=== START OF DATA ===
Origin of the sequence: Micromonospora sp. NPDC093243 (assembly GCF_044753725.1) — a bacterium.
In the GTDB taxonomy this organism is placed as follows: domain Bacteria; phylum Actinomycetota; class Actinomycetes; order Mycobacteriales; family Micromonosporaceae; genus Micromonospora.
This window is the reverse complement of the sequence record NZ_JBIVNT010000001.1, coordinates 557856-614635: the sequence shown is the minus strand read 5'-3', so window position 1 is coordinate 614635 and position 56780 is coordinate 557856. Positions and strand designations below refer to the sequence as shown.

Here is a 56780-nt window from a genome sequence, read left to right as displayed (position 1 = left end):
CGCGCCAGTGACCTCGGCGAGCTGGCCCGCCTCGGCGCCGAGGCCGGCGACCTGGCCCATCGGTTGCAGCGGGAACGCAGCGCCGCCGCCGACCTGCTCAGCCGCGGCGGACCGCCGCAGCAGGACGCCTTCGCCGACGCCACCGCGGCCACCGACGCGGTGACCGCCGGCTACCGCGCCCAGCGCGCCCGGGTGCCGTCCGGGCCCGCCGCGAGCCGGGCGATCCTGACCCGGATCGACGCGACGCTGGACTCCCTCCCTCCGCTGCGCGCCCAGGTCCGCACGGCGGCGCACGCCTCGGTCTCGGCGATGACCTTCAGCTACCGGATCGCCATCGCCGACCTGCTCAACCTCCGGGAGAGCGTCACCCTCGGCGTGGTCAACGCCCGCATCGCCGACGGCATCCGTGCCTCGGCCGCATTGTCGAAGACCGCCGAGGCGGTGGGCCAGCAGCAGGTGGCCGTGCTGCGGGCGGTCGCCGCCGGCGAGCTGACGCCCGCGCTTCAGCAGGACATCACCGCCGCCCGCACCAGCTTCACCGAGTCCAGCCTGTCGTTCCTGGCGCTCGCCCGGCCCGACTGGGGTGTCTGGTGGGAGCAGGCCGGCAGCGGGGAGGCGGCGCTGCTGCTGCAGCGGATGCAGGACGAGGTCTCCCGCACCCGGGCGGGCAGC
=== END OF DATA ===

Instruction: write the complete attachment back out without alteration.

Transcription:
Origin of the sequence: Micromonospora sp. NPDC093243 (assembly GCF_044753725.1) — a bacterium.
In the GTDB taxonomy this organism is placed as follows: domain Bacteria; phylum Actinomycetota; class Actinomycetes; order Mycobacteriales; family Micromonosporaceae; genus Micromonospora.
This window is the reverse complement of the sequence record NZ_JBIVNT010000001.1, coordinates 557856-614635: the sequence shown is the minus strand read 5'-3', so window position 1 is coordinate 614635 and position 56780 is coordinate 557856. Positions and strand designations below refer to the sequence as shown.

Here is a 56780-nt window from a genome sequence, read left to right as displayed (position 1 = left end):
CGCGCCAGTGACCTCGGCGAGCTGGCCCGCCTCGGCGCCGAGGCCGGCGACCTGGCCCATCGGTTGCAGCGGGAACGCAGCGCCGCCGCCGACCTGCTCAGCCGCGGCGGACCGCCGCAGCAGGACGCCTTCGCCGACGCCACCGCGGCCACCGACGCGGTGACCGCCGGCTACCGCGCCCAGCGCGCCCGGGTGCCGTCCGGGCCCGCCGCGAGCCGGGCGATCCTGACCCGGATCGACGCGACGCTGGACTCCCTCCCTCCGCTGCGCGCCCAGGTCCGCACGGCGGCGCACGCCTCGGTCTCGGCGATGACCTTCAGCTACCGGATCGCCATCGCCGACCTGCTCAACCTCCGGGAGAGCGTCACCCTCGGCGTGGTCAACGCCCGCATCGCCGACGGCATCCGTGCCTCGGCCGCATTGTCGAAGACCGCCGAGGCGGTGGGCCAGCAGCAGGTGGCCGTGCTGCGGGCGGTCGCCGCCGGCGAGCTGACGCCCGCGCTTCAGCAGGACATCACCGCCGCCCGCACCAGCTTCACCGAGTCCAGCCTGTCGTTCCTGGCGCTCGCCCGGCCCGACTGGGGTGTCTGGTGGGAGCAGGCCGGCAGCGGGGAGGCGGCGCTGCTGCTGCAGCGGATGCAGGACGAGGTCTCCCGCACCCGGGCGGGCAGC